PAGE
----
Two Flagship Benchmarks Delivering Pure Beta

Historical Benefits of Commodities

  • Diversification

    Diversification
    Historically, commodities have had low correlations to stocks and bonds because the sources of return are inherently different. Because commodities are necessary, often-used staple goods, they can also provide diversification during economic crises.

  • Inflation Protection

    Inflation Protection
    Commodity indices tend to have a positive correlation to inflation because they reflect our changing expectations of future prices. Historically, one dollar of investment in a broad-based commodity index has provided more than one dollar of inflation protection, because food and energy carry more weight in these indices than in the CPI.

  • Liquidity

    Liquidity
    To promote investability, the weight of each commodity in the S&P GSCI® is based on its volume of futures contracts traded. As a result, the index tends to have higher weights in crude oil, natural gas, and heating oil. The DJCI employs a simple, straightforward, equal-weighted approach, so that one-third of the index is devoted to agriculture and livestock, one-third to energy, and one-third to metals.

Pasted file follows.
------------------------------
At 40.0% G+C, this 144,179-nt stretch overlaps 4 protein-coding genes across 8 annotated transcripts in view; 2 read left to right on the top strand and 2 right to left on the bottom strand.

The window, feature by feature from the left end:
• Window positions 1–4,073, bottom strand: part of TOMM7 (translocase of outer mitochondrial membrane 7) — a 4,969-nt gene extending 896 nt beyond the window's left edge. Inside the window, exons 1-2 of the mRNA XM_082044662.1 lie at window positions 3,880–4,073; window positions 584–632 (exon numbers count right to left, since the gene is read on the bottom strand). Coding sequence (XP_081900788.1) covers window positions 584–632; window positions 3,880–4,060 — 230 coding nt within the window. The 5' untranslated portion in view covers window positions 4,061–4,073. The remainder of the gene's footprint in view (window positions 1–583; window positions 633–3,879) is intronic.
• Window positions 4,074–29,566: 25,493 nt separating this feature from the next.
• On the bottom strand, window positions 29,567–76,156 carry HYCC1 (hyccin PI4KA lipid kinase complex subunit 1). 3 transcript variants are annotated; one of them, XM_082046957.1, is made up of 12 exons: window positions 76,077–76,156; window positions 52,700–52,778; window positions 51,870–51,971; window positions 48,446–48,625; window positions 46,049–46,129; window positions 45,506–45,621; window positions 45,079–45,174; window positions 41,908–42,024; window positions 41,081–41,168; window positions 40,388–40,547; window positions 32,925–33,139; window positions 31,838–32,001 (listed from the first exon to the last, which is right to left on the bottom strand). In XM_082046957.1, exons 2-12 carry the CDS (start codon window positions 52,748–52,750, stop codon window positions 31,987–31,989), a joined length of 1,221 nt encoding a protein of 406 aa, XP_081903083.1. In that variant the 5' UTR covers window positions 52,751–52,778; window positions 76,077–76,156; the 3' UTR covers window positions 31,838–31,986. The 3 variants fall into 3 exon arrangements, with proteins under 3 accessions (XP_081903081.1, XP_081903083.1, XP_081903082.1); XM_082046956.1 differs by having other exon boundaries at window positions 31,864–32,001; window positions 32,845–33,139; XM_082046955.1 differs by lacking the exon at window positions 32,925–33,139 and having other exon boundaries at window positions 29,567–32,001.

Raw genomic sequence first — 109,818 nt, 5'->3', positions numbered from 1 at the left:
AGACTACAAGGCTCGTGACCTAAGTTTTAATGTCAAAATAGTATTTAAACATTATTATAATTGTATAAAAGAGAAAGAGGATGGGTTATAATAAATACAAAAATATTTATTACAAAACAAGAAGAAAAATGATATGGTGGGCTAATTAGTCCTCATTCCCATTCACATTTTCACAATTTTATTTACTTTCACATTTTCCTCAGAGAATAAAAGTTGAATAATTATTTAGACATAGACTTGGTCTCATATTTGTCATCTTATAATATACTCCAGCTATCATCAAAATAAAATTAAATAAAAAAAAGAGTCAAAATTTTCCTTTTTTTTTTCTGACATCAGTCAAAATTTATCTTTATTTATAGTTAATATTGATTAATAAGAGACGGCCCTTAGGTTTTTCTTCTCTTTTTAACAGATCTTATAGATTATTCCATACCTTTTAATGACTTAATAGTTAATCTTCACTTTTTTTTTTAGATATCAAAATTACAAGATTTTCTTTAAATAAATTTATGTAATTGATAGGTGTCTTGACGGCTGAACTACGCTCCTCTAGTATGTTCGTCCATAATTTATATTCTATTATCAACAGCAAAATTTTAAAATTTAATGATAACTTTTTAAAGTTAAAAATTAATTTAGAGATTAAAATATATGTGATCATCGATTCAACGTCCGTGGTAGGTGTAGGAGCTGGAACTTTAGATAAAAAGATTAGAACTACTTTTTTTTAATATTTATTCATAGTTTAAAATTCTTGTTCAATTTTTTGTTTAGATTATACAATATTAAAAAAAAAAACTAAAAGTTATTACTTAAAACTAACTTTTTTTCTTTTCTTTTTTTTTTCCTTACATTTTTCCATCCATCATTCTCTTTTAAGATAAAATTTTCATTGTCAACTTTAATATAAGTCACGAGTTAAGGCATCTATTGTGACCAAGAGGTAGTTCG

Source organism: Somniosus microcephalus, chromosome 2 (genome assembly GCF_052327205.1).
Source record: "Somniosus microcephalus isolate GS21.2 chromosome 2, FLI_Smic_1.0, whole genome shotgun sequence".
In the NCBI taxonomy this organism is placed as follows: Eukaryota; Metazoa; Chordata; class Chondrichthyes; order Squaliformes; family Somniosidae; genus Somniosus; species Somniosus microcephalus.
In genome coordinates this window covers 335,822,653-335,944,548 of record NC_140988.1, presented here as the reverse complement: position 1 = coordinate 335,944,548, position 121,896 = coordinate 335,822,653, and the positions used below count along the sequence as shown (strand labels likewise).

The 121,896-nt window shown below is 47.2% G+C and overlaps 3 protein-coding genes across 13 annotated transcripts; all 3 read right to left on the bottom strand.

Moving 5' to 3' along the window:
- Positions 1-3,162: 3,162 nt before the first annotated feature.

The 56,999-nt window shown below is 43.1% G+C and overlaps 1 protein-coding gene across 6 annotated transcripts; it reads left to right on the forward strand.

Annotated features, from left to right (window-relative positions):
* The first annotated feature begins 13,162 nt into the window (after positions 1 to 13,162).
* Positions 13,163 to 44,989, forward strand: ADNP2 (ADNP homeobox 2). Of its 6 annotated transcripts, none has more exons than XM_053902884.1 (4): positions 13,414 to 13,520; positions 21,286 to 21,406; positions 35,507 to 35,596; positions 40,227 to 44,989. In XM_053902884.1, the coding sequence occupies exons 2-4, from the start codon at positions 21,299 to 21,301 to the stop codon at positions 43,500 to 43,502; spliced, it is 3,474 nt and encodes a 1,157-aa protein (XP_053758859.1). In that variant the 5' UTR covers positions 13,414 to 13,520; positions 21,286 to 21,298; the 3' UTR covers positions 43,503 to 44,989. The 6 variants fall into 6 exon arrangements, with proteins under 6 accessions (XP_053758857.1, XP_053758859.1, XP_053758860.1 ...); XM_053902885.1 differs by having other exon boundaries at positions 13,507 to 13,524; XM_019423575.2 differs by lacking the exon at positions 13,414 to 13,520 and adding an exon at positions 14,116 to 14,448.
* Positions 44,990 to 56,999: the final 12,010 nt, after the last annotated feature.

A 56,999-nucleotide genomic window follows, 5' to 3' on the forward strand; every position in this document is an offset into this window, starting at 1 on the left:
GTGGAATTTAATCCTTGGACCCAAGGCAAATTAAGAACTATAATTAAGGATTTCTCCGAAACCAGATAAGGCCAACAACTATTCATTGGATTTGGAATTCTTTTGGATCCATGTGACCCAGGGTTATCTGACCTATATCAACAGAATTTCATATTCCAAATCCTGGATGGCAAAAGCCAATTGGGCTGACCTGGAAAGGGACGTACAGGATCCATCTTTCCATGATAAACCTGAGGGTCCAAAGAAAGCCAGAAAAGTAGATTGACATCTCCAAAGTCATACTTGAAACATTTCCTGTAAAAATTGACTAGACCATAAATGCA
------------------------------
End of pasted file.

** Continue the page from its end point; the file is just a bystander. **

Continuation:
Research & Insights

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    Topics in Commodities

    See the current commodities market through the lens of global events.

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    Who Profits in the Commodity Futures Markets Now?

    Find out which external factors have influenced commodities and how the market has responded.

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    Commodity Trends Boost Leveraged and Inverse Indices

    Explore the mechanics of leveraged and inverse indices.

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    The Market’s Impact on Commodities

    Learn why interest in commodities is increasing.

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    Riding the Colossal Commodities Wave in Asia

    Is recent commodities growth sustainable, or is it a fad?

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